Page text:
I’m am very pleased with all the functionality going into Cake. I always keep an eye on Trac. For the past 2 months i’ve been working on an application, using 1.2 from SVN, and my application never ‘exploded’ even though i update cake very often.
    Keep up the good work.. It can stay in alpha forever as long as progress is constant :D

  • cakebaker

    @Tarique: I agree with you that new personal / open source projects should use 1.2, but I also think it may be easier to start with 1.1 for newbie users.

    @Fabio: Well, for me it is important to know that every 30-45 days a new version is released, but it doesn’t matter how it is labeled.

    @gribelu: I agree with you.

  • Choosing a web framework at Gautam’s World

    […] Cake aims to be a leaner framework with emphasis on quick development and a minimum of configuration. Basically, you start light and start putting things in. Documentation is decent, it runs on PHP 4, but I’m worried about the release cycle. A lot of basic features you need, like internationalization, are upcoming in release 1.2, which is still alpha. I’ve been following the roadmap and there were still plenty of active tickets. There just isn’t any fixed date for the stable 1.2 release. […]

  • tonanbarbarian

    If Cake aims to the a leaner framework then why is it consistently getting more and more memory usage with each new version

    I am working on a fairly simple app (12 models and related controllers).
    I have a requirement to have this app run inside another CMS. That CMS uses between 2 and 5 M of memory for various parts of the CMS. This leaves me a minimum of 3M of memory and an average of 4M using the default PHP 8M memory limit in PHP4 (the environment I will be releasing in)

    I have started to build this app in Cake (released July 9 2007)
    When I go to my login page, which is a controller that uses no models and should therefor me pretty lean it has a memory usage of 2.7M. Not too bad but not great either considering all this is doing is loading a controller which then loads a view and displays it in a layout.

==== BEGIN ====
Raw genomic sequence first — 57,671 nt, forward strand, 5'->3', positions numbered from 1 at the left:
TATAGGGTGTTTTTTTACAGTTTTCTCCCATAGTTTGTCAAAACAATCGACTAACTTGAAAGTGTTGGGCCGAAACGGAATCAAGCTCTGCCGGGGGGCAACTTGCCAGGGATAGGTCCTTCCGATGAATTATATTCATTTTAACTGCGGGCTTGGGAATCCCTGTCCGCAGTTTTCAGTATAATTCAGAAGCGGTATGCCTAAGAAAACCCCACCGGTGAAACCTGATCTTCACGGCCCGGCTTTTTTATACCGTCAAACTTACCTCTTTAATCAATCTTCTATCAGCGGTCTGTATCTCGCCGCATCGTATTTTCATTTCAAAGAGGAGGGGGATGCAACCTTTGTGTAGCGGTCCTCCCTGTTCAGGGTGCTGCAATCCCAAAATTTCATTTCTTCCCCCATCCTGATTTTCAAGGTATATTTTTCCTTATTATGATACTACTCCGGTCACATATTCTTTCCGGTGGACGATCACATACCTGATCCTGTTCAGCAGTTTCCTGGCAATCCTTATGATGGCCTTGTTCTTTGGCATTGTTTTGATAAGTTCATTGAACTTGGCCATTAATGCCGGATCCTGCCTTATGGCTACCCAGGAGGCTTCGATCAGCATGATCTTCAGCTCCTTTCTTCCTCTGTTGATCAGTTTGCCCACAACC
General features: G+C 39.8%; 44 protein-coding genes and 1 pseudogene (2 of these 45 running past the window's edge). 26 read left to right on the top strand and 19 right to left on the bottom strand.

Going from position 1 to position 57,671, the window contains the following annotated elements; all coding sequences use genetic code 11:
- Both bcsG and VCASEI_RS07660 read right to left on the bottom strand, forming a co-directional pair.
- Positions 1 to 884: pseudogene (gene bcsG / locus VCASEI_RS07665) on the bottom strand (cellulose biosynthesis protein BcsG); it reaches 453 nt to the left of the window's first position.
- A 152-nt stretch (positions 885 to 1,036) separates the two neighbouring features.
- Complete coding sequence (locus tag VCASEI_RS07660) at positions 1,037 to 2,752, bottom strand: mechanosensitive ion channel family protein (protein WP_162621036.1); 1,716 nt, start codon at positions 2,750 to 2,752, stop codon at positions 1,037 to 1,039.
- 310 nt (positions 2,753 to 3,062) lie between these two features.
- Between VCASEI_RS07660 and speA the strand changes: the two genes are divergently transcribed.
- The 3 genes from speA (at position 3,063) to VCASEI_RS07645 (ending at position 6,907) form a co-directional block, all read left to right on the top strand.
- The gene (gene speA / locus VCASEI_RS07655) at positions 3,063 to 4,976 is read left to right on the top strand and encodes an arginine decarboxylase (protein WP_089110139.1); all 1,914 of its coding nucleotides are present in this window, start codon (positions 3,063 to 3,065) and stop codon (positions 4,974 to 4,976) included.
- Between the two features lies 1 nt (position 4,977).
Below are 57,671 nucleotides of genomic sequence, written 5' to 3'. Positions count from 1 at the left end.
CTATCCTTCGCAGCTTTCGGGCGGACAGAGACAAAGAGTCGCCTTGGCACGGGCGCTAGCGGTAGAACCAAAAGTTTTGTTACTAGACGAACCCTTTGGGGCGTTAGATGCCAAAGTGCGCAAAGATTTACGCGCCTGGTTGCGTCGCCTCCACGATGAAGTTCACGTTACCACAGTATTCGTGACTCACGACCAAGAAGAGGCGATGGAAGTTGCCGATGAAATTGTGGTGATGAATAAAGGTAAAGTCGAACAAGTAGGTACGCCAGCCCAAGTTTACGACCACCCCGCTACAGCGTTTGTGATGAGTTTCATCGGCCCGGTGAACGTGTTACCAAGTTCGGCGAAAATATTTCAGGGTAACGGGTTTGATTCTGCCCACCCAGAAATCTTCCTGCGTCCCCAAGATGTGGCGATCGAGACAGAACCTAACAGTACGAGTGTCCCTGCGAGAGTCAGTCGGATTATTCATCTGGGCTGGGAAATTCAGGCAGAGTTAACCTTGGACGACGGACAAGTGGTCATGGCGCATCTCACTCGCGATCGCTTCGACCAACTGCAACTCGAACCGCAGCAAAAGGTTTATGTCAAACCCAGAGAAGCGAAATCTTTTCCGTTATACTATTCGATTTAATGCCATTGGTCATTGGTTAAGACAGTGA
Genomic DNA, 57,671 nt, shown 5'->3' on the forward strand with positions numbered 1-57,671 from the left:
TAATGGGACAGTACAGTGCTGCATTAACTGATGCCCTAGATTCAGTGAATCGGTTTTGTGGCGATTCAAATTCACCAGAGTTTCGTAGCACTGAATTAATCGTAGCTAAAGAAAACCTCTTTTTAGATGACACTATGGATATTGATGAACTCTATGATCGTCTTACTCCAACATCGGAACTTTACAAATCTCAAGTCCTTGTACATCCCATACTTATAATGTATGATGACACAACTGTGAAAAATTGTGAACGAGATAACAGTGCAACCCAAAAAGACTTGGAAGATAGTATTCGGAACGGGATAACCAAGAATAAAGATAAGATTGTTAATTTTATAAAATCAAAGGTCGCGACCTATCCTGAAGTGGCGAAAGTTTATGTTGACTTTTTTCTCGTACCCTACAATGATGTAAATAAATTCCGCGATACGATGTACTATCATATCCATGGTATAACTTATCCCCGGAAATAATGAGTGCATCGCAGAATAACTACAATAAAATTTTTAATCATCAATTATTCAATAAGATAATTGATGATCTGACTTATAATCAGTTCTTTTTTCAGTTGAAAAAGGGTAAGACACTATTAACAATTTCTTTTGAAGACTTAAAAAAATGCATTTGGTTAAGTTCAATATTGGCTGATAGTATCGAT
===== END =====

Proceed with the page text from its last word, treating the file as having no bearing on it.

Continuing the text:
However what is worse is that most of my views being displayed are using 4.6M of memory on average. This means I will not be able to get within the 8M memory limit.

    Even changing the view to not use the Forms helper and instead hardcoding all form elements only results in 200k less memory used.

    So I decided to download the lastest version of the 1.2 branch from SVN and to my chargrin the average memory usage is now up to 5.0M and increase of several hundred K

    So for kicks I decided to do some quick hacks to my code and test my login page (that used 2.7M) in Cake 1.1
    It was done to 1.7M which is much better.
    This means that I can assume at least .5M if not 1M less memory if I go back to using Cake 1.1, which I may have to do in the next phase.

    I am liking the work I am doing with Cake (also having used CodeIgniter in the past) but if Cake is aiming to be leaner and faster as they go forward then they need to do some rethinking in their memory management.

    The one thing I would like to see in Cake is a bit more conditional loading of things, so that if I dont want or need it I dont have to have it loaded.
    Yes this would mean having to explicitly load some things, but have built a fairly big project in CodeIgniter I found that very handy, and since my CodeIgniter project is 2 or 3 times bigger in scope than the current Cake one, you would assume it used more memory, but it uses less, because more things are conditionally loaded.

    Didnt want to get this to be a CI Cake comparison, merely trying point out that I think Cake needs to look at the amount of memory it is using.

  • cakebaker

    @tonanbarbarian: Thanks for your comment! Interesting to read for someone like me who had never to deal with such constraints yet.

    You may want to open some enhancement tickets for the conditional loading of things.